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Pedagogy for Instruction

Lesson Plans

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LESSON PLAN
EDUCATOR RESOURCE: LESSON PLANS
Our Lesson Plans provide a unique experience for educators to teach about the Holocaust effectively and interactively. Lessons are organized by topics that represent major themes associated with the Holocaust in an order that is roughly chronological; the modular design of the Lessons allows for adaption and customization to specific grade levels and subject areas. The integration of rich content in each Lesson helps students construct an authentic and comprehensive portrait of the past as they frame their own thoughts about what they are learning, resulting in a deeper level of interest and inquiry. Each lesson includes:
  • Step-by-step procedures
  • Estimated completion time
  • Resources labeled by icons        direct teachers to the piece of content named in the procedures
  • Print-ready pages as indicated by  are available as PDFs for download
For more information, questions or concerns please contact us.
PEDAGOGY PRINCIPLES FOR EFFECTIVE HOLOCAUST INSTRUCTION

In order for students to understand the importance of the Holocaust as a historical event and as part of our shared human story, it is critical for teachers to have a sound pedagogy for instruction. Echoes & Reflections recommends the following “pedagogy-in-practice” principles for teachers to apply to their planning and implementation of a comprehensive Holocaust education program, allowing students to study this complex topic in a meaningful way and to ultimately apply what they have learned to their daily lives.

PEDAGOGICAL PRINCIPLES FOR EFFECTIVE HOLOCAUST INSTRUCTION

1Define terms
In addition to key terms like antisemitism, Holocaust, and genocide, review key terms and phrases necessary to fully understand the content being studied.
2Provide background on the history of antisemitism
Ensure students understand the role that antisemitism played in allowing the Holocaust to occur.
3Contextualize the history
Help students understand what happened before and after a specific event, who was involved, where the event took place, etc; this helps to reinforce that the Holocaust wasn’t inevitable but rather was the result of choices and decisions made by individuals, institutions, and nations over years.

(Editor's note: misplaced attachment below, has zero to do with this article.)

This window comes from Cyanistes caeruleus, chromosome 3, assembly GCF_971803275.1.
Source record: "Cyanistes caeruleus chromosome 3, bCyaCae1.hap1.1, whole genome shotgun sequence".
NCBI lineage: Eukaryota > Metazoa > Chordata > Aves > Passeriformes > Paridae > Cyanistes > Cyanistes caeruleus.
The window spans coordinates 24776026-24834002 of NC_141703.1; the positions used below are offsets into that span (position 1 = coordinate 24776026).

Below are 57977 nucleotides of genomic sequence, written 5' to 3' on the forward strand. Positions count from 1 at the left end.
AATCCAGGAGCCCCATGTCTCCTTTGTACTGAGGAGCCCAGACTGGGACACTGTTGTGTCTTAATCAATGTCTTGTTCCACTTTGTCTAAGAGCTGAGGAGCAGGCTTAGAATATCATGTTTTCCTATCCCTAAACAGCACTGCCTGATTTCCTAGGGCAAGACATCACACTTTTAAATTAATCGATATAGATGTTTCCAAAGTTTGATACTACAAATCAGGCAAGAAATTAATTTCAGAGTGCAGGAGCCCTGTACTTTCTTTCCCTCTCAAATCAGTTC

4Teach the human story
While connecting people and events to the larger story, educators should:
  • Translate statistics into personal stories; use survivor and witness testimony whenever possible; emphasizing, however, that survivor voices are the exception.
  • Highlight examples of how victims attempted to retain their humanity in the face of dehumanization (efforts to maintain identity and continuity of life, expression of values/beliefs, forms of resistance).
  • Stress the “choiceless choices” of the victims with limited or no power to escape.
  • Introduce victims’ prewar life/return to life to provide context for their choices, dilemmas, and actions.
  • Focus on small and large decisions made by individuals who had the ability and the opportunity to choose between morally right and morally wrong decisions prior to, during, and after the Holocaust, including bystanders, collaborators, perpetrators, and rescuers.
5Use primary source materials
Enrich students’ understanding of the Holocaust by providing an abundance of print and digital resources from a variety of perspectives.
6Make the Holocaust relevant
Connect what students are learning to contemporary events, while distinguishing between the unique history of the Holocaust and what can be learned from this history.
7Encourage inquiry-based learning and critical thinking
Support students’ sharing of ideas and asking questions of themselves and others.
8Foster empathy
Challenge students to understand people and their attitudes and actions in a historical context using sound approaches and strategies, refraining from the use of simulation activities.
9Ensure a supportive learning environment
Guide students “safely in and safely out” of this study; use age-appropriate materials and always be mindful of the social and emotional needs of individual students.

For additional exploration of effective teaching approaches, please visit our Video Toolbox “Teaching about the Holocaust in Today’s World.”
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